“We had a meeting and I was at the whiteboard, waiting for people to shout out ideas – nothing. Even after a year of working with the team and showing them that there is no stupid or wrong answer, there was no ‘losing face’; they were still too scared of shouting ideas.”
This story of working in Thailand from Christian Mischler, Swiss co-founder and COO of HotelQuickly, is all too familiar for many C-suite executives in today’s globalised business world.
In 1980, in a worldwide study of 116,000 employees of IBM, Geert Hofstede found that the most fiercely independent people were from the US, Australia, Great Britain, Canada and the Netherlands. In contrast, the most interdependent people were from Venezuela, Colombia, Pakistan, Peru and Taiwan.
As of 2016, Google, headquartered in Mountain View, California had 72, 053 full-time employees around the world.
Hofstede’s individualism/collectivism and power distance models are often used to explain cross-cultural dynamics, as is Edward T Hall’s ‘high- and low-context communications’ theory.
However, today there are even more models and tools out there in cross-cultural learning; we are more connected than ever before and it is hard to keep up. But, despite living in an increasingly ‘smaller’ world, the role of cultural difference in your business has never been more important.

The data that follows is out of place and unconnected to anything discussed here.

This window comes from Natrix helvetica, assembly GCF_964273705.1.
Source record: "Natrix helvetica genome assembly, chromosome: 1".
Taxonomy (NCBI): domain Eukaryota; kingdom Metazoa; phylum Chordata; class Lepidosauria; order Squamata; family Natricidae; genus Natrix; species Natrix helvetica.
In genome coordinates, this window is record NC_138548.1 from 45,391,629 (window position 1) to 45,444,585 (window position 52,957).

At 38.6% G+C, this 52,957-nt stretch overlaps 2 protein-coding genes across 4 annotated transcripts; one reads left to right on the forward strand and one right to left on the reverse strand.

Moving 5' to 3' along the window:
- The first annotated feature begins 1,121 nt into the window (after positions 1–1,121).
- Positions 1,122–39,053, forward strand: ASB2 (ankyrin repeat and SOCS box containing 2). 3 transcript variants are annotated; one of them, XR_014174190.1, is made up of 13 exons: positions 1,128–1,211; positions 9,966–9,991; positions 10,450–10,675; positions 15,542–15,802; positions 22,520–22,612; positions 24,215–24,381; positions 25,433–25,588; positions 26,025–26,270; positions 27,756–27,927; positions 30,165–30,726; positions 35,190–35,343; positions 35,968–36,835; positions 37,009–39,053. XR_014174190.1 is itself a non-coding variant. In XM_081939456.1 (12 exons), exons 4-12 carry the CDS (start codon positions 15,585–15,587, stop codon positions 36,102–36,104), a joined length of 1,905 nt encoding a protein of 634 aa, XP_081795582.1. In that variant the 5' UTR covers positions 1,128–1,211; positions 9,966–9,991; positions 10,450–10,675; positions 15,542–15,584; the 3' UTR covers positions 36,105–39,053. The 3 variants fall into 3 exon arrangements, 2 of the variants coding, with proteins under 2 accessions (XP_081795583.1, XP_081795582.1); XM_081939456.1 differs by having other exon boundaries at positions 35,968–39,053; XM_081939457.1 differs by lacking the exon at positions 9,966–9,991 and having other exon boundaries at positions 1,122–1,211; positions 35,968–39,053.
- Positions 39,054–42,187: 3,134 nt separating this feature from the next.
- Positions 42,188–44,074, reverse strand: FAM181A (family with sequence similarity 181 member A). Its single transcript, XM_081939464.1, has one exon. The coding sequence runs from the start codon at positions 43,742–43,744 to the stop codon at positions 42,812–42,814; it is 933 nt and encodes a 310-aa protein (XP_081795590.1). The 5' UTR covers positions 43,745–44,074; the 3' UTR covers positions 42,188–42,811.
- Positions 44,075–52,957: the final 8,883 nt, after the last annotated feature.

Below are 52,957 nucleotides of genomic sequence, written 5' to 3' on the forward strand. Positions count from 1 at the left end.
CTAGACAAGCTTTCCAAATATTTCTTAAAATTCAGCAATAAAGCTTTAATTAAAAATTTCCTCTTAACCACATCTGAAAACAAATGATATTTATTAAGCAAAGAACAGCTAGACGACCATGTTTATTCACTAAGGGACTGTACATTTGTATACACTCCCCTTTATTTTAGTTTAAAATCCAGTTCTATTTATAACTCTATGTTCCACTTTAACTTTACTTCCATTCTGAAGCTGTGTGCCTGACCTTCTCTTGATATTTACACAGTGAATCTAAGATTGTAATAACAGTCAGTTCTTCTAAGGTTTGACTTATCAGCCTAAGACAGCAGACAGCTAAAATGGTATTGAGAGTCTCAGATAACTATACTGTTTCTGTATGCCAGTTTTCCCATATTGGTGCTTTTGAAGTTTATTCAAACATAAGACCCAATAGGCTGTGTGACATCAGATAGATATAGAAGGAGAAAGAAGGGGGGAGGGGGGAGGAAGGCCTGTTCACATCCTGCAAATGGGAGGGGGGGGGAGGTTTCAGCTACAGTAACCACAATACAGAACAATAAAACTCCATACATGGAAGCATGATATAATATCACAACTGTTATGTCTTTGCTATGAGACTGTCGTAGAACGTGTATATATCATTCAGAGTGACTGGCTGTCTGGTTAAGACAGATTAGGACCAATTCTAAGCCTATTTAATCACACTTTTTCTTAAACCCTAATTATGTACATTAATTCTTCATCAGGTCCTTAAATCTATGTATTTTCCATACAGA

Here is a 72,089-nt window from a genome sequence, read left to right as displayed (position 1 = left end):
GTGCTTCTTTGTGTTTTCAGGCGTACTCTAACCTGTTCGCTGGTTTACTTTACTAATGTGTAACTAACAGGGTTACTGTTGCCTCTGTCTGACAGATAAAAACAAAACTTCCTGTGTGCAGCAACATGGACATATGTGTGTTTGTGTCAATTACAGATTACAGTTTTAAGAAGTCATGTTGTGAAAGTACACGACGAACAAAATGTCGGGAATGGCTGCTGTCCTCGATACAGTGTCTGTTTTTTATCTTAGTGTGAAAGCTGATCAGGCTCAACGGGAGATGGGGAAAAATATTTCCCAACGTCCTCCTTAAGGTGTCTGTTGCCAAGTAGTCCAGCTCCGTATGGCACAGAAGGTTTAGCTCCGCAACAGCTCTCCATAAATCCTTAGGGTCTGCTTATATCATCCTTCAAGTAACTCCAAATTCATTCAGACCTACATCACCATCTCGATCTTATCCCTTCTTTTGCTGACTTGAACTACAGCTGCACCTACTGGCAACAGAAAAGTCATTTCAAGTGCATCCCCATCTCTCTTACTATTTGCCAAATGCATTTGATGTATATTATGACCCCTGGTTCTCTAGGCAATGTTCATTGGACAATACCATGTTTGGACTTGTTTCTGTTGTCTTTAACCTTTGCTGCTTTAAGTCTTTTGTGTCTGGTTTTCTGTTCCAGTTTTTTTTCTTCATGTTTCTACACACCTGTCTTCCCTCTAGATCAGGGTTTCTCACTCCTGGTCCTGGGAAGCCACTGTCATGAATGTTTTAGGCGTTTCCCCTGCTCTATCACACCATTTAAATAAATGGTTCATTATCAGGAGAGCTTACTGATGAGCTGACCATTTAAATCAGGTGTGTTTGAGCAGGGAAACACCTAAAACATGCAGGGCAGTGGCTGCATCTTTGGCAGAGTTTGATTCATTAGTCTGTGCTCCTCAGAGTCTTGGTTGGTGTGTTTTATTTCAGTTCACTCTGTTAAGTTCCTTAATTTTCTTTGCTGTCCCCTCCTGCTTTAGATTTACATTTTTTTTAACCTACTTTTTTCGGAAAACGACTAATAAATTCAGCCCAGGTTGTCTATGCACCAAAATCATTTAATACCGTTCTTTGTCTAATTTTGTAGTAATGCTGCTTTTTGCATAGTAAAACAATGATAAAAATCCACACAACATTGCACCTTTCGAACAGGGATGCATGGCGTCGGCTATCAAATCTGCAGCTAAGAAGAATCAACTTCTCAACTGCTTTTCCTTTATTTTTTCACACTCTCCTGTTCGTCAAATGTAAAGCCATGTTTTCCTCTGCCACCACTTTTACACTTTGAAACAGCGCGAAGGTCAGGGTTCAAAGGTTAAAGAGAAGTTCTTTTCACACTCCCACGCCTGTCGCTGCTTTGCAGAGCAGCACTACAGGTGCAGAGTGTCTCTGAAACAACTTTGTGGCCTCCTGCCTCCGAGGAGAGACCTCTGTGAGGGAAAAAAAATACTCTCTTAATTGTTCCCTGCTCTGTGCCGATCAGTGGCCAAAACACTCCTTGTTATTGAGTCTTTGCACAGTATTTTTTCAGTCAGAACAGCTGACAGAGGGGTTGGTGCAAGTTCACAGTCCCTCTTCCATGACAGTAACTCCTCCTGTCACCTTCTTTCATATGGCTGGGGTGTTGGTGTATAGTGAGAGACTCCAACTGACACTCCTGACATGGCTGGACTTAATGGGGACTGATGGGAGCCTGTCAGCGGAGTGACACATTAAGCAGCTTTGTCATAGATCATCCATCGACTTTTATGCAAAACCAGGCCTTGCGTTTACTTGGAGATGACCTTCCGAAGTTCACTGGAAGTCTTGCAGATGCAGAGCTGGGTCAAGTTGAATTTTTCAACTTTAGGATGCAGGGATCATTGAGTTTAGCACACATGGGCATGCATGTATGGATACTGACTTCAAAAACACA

Getting the most from your employees in every office, at every location, can be a difficult balancing act when there are so many cultural nuances regarding decision making, approaches to power and authority, language, and even understandings around punctuality and time.
Where do you start when considering cross-cultural management and leadership?
Accept that knowledge does not equal understanding
In our incredibly connected world where anything can be ‘researched’ online, we may believe we know a lot about other cultures, or that all we need to learn can be found in a few YouTube videos. Cross-cultural expert Pellegrino Riccardi strongly cautions against this.
“Don’t underestimate the power of cultural differences. Before the internet, it was easier to accept that we were different; but value systems run deep below the surface of all cultures, and those systems are still quite powerful in business,” notes Riccardi, who was born in the UK to an Italian family and now lives in Norway, where he is considered one of Scandinavia’s top cross-cultural experts.
“Our connected world is a double-edged sword,” explains Betina Szkudlarek, a senior lecturer in management at the University of Sydney Business School, who has worked with the United Nations, Shell, T-Mobile, Westpac and Daimler in cross-cultural management and leadership development. “We are more aware of our cultural differences, but we have also become overconfident about our cultural competence. Knowledge is not the same as ability.”
Brian Szepkouski, an intercultural communications expert with Worldwide Connect, a cross-cultural and global workforce development firm, focuses on business expansion in Asian cultures and says C-suite leaders need to have a strong willingness to learn.